The Iowa Senate has voted to force state government officials to publicly disclose when they get paid more than $100 to give a speech or attend a convention. Senator Jeff Danielson, a Democrat from Cedar Falls, says the reporting would be required when expenses like travel and meals are covered by an outside group or donor.
“We’re going to allow the sunshine to illuminate state government a little bit more,” Danielson says.
State law forbids executive branch employees from accepting gifts worth more than $300, but there are exceptions if the employee is on a trade mission or speaking at a conference — those expenses can be covered by an outside group or donor.
If the bill becomes law, Danielson says state officials would have to file expense reports with the Iowa Ethics Board when they get those kinds of eligible “gifts.”
“We must guard against the real or perceived conflicts of interest in state government,” Danielson says. “Transparency and disclosure are the tools that protect the public trust and this information can be used by Iowans to judge for themselves whether or not the boundaries that could lead to corruption have been crossed.”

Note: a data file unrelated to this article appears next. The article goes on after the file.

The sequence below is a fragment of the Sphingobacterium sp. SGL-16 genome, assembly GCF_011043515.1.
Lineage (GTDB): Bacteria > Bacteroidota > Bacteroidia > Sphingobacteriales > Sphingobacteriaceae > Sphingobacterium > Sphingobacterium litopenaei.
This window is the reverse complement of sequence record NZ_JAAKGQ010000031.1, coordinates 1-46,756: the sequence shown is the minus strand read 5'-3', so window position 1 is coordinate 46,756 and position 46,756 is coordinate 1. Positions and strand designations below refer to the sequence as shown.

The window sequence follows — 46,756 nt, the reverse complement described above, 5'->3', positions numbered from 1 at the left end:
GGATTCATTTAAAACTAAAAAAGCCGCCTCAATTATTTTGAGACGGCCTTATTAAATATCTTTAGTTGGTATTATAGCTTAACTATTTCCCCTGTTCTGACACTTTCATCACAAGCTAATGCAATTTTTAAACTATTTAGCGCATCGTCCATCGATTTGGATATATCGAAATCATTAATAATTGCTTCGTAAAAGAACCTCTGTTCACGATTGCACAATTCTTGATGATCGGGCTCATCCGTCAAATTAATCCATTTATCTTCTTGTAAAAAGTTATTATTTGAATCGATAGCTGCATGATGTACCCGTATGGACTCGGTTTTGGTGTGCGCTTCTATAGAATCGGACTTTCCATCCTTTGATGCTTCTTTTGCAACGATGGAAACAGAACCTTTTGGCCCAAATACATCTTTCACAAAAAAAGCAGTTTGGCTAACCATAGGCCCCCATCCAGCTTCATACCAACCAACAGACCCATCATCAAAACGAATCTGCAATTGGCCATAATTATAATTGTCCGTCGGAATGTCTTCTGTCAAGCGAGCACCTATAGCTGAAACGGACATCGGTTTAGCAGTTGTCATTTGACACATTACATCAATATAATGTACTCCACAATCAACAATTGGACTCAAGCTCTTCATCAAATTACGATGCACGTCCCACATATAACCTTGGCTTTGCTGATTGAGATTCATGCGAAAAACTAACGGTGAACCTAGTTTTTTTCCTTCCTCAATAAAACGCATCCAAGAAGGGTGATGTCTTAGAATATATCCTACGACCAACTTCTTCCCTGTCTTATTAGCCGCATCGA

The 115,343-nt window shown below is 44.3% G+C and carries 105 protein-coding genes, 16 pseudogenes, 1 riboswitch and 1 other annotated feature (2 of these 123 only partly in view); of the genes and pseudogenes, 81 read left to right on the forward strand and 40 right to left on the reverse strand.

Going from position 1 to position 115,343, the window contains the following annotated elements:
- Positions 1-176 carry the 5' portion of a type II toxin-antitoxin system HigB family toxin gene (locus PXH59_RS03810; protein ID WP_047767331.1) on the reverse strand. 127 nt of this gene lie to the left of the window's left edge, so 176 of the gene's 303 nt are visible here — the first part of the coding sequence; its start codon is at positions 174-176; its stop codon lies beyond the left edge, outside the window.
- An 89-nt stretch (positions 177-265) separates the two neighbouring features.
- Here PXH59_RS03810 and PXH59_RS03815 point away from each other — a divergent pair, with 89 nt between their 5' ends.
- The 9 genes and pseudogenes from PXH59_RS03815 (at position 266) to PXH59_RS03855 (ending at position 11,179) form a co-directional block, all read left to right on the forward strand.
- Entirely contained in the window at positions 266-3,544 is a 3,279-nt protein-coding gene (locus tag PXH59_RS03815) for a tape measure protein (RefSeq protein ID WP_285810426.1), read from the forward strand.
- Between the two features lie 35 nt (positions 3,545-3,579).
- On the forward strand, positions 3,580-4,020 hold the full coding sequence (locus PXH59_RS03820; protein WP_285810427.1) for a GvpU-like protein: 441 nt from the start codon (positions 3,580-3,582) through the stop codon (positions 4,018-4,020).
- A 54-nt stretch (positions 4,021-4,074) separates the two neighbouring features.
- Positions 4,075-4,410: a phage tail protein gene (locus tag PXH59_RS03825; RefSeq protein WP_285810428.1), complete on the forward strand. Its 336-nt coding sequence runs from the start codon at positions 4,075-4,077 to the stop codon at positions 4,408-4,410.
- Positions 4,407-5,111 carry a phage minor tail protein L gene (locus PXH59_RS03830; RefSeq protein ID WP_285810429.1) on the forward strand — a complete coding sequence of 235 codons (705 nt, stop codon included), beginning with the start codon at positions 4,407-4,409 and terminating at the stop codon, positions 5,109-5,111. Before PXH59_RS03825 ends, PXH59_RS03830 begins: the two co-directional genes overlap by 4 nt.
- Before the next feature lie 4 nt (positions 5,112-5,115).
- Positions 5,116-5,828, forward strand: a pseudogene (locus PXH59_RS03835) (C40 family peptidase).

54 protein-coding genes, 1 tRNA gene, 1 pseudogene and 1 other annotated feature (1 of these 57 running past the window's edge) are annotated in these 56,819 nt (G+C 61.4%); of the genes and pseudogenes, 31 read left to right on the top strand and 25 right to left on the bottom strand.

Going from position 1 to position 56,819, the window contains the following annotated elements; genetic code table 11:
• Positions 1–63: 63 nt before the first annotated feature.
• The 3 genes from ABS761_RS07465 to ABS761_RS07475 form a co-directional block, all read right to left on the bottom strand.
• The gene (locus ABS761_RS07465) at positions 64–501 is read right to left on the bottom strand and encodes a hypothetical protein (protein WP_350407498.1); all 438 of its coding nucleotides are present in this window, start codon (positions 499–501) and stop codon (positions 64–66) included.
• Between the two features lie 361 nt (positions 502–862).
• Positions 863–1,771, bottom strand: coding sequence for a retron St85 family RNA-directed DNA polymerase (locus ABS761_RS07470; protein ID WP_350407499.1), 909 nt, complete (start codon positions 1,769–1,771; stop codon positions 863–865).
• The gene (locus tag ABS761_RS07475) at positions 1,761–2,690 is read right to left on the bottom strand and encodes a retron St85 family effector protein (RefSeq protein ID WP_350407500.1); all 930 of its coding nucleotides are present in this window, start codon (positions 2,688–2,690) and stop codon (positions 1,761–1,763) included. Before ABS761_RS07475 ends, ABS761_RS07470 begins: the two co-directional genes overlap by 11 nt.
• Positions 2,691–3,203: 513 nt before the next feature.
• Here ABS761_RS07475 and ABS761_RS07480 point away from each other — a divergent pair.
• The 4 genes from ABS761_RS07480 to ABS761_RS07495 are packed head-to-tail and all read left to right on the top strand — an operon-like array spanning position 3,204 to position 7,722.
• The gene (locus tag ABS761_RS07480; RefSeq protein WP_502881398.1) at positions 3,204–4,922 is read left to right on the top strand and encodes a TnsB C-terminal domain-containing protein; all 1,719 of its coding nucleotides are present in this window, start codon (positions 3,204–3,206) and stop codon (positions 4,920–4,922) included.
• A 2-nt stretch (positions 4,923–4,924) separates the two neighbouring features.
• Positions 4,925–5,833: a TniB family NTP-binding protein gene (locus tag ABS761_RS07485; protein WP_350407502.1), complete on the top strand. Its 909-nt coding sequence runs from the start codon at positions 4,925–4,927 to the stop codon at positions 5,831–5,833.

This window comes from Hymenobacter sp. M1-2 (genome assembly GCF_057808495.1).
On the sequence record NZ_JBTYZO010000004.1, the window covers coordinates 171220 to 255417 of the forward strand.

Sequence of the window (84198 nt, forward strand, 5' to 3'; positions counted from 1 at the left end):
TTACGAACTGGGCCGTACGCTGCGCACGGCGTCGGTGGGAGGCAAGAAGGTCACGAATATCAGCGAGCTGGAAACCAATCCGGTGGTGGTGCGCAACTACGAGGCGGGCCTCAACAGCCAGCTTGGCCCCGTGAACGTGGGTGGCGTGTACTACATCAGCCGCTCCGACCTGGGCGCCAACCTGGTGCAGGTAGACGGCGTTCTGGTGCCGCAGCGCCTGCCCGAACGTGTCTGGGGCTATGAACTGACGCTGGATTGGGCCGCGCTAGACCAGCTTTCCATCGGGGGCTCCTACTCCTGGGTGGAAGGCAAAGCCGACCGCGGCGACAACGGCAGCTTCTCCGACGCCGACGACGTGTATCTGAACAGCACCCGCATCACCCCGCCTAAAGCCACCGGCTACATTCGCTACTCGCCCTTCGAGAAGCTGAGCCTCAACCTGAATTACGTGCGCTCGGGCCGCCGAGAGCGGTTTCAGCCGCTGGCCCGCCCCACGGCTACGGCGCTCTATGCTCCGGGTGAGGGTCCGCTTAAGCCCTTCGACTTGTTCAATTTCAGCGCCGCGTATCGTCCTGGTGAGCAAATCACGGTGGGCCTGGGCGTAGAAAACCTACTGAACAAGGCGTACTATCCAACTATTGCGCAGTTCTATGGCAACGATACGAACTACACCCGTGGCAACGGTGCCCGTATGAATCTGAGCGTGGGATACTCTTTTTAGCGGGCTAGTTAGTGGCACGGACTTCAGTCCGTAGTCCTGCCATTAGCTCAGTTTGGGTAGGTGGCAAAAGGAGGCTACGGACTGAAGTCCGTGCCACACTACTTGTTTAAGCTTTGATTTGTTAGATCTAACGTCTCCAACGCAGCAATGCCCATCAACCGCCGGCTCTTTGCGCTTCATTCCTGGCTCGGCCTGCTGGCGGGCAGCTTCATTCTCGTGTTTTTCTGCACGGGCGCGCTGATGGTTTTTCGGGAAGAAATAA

The bill was sparked by an all-expenses-paid trip the director of the Iowa Department of Education took to Brazil to attend a conference last year. The Iowa Ethics Board ruled the trip was allowed under Iowa law, but the board’s executive director has asked legislators to pass the public reporting requirements for such travel in the future.
The proposal passed the Senate on a 46-0 vote and now goes to the House for consideration.
AUDIO of senate debate of SF121 (mp3 runs 3 minutes)